© Amanda MustardSurapong Suebchai, a firefighter and snake handling trainer, demonstrating how to capture a king cobra. Bangkok’s fire department has answered tens of thousands of calls for snake removal this year.
Panarat Chaiyaboon was using the toilet in her downstairs bathroom in July when she felt a sharp bite on her thigh. She jumped up to see a scene straight out of a nightmare: an 8-foot python emerging from her toilet.
She rushed to the hospital, bleeding heavily, and still bears the marks from eight tooth punctures that were around half an inch deep.That snake was captured. But a week later, Ms. Panarat's 15-year-old daughter found a second python in the same toilet.
The daughter was so shaken, she went to stay with relatives.
It could be argued that snakes have always owned this corner of Thailand, and that the people of Bangkok are merely borrowing it from them. The main airport, Suvarnabhumi, was built in a place called Cobra Swamp, and the city itself took shape on the Chao Phraya River delta — a marshy reptile paradise.But this year, the Bangkok Fire and Rescue Department, which removes snakes from homes, has been busier than ever.
As of Monday, the department had received 31,801 calls this year for help in removing snakes. That is more calls than for all of last year (29,919), and more than three the number in 2012 (10,492).
On one recent day, the fire department received 173 snake invasion calls, versus five fire alarms. "There's no way we could survive if there were more fires than snakes," said Prayul Krongyos, the department's deputy director.The department's figures don't even include the many thousands of snakes that are killed or removed by residents on their own or taken from homes by volunteer handlers.
Most of the snakes rescued by firefighters are taken to a wildlife center and eventually released in the wild.
Mr. Prayul and the department are nowhere near panic. One reason for the rising numbers is growing public awareness that firefighters can help remove snakes and other animals.
It has also been a wet year, even by Bangkok standards. Heavy rains bring a surge in the number of snakes seeking refuge indoors. Flooding can turn city streets into snake highways as the creatures are forced from their hiding places and swim for higher ground.
And as the sprawling city of more than 8.2 million people continues to expand into formerly wild lands, the number of snake encounters is rising. Most of the snake removal calls come from neighborhoods on the perimeter of the city where new housing is destroying what's left of the creatures' domain, Mr. Prayul explained.
"When people build houses in their habitat, of course they will seek a dry spot in people's houses because they can't go anywhere else," he said.
All reasonable explanations. But casual discussion tends to end when it's your toilet the snake is in.
© Amanda MustardSnakes collected during the previous week being transferred to a wildlife conservation center.
"There are snakes everywhere!" said Kanok Praditkranok, Ms. Panarat's husband. "They live beneath people's houses, they live in holes, they live in the wilderness and in the ground. But they shouldn't be able to enter people's houses."
The reality, though, is that humans cause snakes much more harm than the other way around.
Thailand has more than 200 snake species, including about three dozen that are venomous. But most do not pose a threat to people.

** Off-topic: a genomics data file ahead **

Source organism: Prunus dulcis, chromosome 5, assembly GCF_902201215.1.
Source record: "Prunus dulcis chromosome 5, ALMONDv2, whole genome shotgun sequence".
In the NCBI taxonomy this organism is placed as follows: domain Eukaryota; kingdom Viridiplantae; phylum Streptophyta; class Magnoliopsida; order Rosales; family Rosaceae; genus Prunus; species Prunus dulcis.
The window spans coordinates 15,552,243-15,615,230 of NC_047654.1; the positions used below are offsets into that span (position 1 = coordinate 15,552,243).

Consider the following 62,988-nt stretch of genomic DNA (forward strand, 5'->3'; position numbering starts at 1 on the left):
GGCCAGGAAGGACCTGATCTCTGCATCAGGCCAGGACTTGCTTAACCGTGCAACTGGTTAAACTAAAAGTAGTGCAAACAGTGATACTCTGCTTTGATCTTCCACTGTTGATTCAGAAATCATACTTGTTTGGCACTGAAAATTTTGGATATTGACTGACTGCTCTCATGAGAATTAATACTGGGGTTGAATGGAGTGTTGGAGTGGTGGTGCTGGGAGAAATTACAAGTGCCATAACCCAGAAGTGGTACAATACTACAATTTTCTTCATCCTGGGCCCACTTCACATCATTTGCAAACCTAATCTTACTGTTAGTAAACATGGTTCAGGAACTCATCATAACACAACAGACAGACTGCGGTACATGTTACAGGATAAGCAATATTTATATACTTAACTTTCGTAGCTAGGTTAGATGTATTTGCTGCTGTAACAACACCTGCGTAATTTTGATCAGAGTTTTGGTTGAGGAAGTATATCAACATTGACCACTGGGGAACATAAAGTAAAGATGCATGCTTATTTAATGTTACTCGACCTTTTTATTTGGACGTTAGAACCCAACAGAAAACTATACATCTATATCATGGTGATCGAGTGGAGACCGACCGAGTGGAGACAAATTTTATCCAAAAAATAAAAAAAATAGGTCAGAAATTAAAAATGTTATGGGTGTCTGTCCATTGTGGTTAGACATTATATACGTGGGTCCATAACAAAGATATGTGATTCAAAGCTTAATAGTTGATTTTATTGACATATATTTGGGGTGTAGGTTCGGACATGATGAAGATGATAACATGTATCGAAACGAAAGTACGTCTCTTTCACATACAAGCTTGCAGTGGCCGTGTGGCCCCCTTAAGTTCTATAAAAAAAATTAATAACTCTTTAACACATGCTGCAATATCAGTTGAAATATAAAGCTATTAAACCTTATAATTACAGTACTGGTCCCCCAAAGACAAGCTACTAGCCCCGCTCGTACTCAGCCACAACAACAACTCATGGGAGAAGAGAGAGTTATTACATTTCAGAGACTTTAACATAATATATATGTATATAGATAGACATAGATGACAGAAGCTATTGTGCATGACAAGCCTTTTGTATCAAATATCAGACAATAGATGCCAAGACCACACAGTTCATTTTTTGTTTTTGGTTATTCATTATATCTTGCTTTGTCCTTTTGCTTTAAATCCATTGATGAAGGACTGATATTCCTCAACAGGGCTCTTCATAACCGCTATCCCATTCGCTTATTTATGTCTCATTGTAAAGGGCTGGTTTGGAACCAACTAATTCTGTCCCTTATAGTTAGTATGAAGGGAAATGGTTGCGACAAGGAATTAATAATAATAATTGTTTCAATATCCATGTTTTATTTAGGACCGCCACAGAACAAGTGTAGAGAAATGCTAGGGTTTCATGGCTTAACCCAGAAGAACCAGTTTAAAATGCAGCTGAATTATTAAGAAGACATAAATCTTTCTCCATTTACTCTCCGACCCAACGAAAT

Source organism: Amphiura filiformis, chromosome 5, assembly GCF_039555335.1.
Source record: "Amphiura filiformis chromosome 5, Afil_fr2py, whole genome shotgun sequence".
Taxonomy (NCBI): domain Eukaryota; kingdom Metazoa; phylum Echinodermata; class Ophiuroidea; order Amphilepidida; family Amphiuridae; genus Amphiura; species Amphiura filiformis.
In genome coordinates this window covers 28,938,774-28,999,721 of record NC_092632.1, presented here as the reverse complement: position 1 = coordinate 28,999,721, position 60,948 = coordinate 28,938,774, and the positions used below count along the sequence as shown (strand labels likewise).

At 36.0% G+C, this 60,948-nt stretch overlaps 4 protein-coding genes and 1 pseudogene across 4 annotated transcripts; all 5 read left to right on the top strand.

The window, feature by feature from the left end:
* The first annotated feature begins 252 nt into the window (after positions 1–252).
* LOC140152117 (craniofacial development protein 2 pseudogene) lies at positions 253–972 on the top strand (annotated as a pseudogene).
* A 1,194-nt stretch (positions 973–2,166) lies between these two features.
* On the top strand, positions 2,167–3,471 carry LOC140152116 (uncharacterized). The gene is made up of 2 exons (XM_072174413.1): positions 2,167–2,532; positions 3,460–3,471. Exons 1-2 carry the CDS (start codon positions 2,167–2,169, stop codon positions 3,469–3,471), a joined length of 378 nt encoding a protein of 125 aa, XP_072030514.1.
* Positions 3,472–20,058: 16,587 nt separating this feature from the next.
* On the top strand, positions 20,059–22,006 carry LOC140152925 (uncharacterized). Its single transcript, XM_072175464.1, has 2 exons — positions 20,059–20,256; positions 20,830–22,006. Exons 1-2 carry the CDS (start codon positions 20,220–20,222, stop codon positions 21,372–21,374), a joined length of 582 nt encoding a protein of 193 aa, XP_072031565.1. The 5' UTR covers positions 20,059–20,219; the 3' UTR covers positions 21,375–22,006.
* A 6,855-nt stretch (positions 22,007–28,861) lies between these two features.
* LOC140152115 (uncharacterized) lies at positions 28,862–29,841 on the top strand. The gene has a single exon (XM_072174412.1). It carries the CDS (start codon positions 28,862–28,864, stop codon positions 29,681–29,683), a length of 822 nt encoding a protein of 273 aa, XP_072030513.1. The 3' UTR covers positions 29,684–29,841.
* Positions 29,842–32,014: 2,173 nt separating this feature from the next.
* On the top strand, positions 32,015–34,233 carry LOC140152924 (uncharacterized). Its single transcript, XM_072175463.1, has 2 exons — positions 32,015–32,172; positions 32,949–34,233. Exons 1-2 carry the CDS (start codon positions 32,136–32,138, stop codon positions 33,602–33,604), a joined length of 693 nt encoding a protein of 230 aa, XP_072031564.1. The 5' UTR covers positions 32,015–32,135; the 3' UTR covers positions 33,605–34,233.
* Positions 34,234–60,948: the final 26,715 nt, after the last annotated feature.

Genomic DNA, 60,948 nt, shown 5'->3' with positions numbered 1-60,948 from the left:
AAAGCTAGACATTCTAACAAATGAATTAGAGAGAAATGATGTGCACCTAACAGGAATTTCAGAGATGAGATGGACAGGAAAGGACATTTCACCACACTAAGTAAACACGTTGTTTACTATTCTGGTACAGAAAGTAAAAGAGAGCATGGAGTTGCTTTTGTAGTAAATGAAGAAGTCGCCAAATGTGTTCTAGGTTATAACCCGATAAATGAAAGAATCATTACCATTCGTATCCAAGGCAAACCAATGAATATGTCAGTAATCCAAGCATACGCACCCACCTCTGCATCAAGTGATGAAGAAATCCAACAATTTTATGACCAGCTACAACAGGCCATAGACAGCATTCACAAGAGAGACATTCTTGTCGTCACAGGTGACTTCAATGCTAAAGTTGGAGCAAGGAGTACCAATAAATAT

"Stories of snakes invading homes always sound scary, but as long as you don't provoke them, they won't hurt you," Mr. Prayul said. "There are only a few cases where snakes come into people's houses and hurt them."
In Bangkok, where garbage bags often pile up on sidewalks awaiting collection, snakes perform a public service by catching rats and other vermin.
"Snakes are among the most misunderstood animals in the world," said Nonn Panitvong, a leading expert in biodiversity. "People are afraid of snakes and don't take time to identify them. In Thailand, they just kill the snakes."
To keep the animals from being needlessly slaughtered, Mr. Nonn helped set up the "Snake at Home" message group on the popular Line phone app. People who encounter a snake can send a photo to the group's volunteer experts and get an immediate reply on whether it is venomous.
"We can give them instant answers so maybe the snake will live," said Mr. Nonn, who in August was named Thailand's first ASEAN Biodiversity Hero, a new award created by the Association of Southeast Asian Nations to honor conservation advocates.
© Amanda MustardRescued pythons in a cage at a fire station in Bangkok. They eventually will be released in the wild.
Started this year, Snake at Home has 29,000 followers and receives nearly 30 identification requests a day.
The identification service also has helped save a number of humans.
Doctors make more than half the identification requests in the hope of learning whether a snake that bit a patient was venomous and, if so, which species, so they can use the correct antivenin.
"In Thailand, homes continue to expand into the natural environment, so there will be always more snakes in the homes," Mr. Nonn said.
After the second python
appeared in Ms. Panarat's toilet, the family discovered that the soil under their five-year-old house had subsided and that there was an opening in the sewage pipe large enough for a big snake to enter.
The family fixed the problem and has not seen a python since.
Despite the widespread fear of snakes in Thailand, an encounter with one is considered by many to be a sign of good luck.
Ms. Panarat, who told her story
on Facebook and posted photos of the captured snake, received half a dozen inquiries from people asking for her house number so they could use it when buying lottery tickets.
One relative wrote on her page, "There's an old saying that if you encounter a snake, you will meet your soul mate."
Ms. Panarat jokingly replied, "I'd rather be a widow."